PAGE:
Chad: I don’t. Also, why is it 59.5 too? You know, it’s interesting
Mike: Negotiation probably
Chad: Let just meet in the middle. So, yes, that is a factor. And then I’ve read and heard some other phrases thrown about around this topic. And some have coined it the RMD tax trap. Now, because there will be people that hear this or read and learn of it and think that they can wait until 72 to start. However, if they turn 70.5 prior to December 31, 2019. They are still under the old law. So they have to take the withdrawal regardless because it is a 50 percent penalty on the amount that you are supposed to take out of that IRA. If you do not do it within the time frame you are expected to, that’s a pretty hefty penalty. One of the heftiest penalties.
Mike: If you have a large IRA, that could be a very large tax bill. So it’s pretty important that if you are unsure, talk to a professional. If you’re around 70, 71, you may want to make sure, hey, am I supposed to go by the old rules or the new rules?
Chad: On the bright side, that adds a couple extra years to that magic planning area that we like to talk about a lot from age 60 to 70 to now. Right. It gives you 12 years to where you can really maximize Roth conversions potentially. I mean, you’d still have the Social Security being paid at 70, but that gives you a couple extra years there to maneuver without a required minimum distribution. If you turn 70 and a half in 2020.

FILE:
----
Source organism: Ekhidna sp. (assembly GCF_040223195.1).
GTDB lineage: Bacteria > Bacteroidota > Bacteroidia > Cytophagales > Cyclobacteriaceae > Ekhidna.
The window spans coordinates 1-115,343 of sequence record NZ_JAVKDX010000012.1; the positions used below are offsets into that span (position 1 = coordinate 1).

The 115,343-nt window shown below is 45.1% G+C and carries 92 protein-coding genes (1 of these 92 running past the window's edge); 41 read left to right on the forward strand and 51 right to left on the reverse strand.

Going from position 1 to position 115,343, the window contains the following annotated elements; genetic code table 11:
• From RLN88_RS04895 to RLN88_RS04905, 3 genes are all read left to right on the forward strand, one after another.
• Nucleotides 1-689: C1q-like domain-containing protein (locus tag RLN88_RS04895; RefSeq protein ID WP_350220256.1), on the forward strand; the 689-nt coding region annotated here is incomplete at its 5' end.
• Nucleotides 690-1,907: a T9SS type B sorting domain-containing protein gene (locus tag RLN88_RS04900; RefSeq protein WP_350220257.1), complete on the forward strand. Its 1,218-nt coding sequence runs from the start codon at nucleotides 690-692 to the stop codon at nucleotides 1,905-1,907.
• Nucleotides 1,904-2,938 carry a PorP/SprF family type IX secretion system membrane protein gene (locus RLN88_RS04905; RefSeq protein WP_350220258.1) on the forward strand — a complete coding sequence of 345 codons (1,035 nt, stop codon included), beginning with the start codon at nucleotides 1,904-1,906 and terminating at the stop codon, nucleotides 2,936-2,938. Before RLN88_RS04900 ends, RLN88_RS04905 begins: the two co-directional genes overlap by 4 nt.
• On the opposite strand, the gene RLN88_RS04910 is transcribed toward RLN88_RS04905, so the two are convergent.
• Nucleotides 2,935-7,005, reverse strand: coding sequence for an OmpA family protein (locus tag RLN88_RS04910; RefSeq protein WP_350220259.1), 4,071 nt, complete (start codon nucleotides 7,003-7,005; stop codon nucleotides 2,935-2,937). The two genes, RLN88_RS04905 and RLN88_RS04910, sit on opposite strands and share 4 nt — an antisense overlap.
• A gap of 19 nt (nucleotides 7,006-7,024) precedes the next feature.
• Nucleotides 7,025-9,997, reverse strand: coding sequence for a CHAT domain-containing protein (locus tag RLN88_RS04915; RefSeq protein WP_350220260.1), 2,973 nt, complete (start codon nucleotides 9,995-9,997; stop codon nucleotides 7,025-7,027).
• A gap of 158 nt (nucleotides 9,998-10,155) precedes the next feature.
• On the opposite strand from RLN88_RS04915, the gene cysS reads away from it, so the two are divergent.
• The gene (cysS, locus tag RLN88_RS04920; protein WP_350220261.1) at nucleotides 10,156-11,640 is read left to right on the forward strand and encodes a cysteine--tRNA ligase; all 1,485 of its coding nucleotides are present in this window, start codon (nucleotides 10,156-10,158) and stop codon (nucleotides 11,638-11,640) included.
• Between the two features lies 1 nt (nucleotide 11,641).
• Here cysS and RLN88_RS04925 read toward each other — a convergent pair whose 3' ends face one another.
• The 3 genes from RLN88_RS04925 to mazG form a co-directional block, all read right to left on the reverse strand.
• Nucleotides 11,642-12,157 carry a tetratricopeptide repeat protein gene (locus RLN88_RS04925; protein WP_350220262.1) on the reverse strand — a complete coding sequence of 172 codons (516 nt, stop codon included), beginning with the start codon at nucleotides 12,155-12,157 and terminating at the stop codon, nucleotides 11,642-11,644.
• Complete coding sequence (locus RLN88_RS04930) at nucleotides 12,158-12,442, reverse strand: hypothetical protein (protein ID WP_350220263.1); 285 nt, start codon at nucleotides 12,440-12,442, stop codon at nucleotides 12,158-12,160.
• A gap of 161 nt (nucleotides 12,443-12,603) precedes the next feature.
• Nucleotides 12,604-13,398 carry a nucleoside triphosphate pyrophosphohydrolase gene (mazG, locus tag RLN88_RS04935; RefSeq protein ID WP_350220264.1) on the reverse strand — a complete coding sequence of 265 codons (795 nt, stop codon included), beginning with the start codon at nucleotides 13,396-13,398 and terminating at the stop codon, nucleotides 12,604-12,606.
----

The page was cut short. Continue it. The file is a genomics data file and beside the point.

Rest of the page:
Mike: That is probably the second biggest change with the new law.
Q.E.D. – Qualified Charitable Distributions [9:23]
Mike: Similar things regarding IRAs. We just wanted to bring up what’s called QCD or qualified charitable distributions. They are still allowed to happen at age 70.5. As a reminder, you may have heard of us talk about this in the past.
Mike: You can withdraw, but up to a hundred thousand from your IRA and send it directly to a charity. And it does not show up as income on your tax return. And so now actually you have the opportunity between 60 to 70 to reduce the size of your retirement account by moving money directly to charity and lowering your income. So this could obviously offer some tax planning opportunities as well.
Chad: And as you’ve noticed, we’ve been throwing the acronyms out on this one. So I’ll remind listeners, we did an episode on financial acronymology. It was episode 63 where we walk through a lot of those. If you want to understand more about some of these things that we’re breezing through here. But yeah, that’s it’s still a nice option to use if you’re charitably inclined.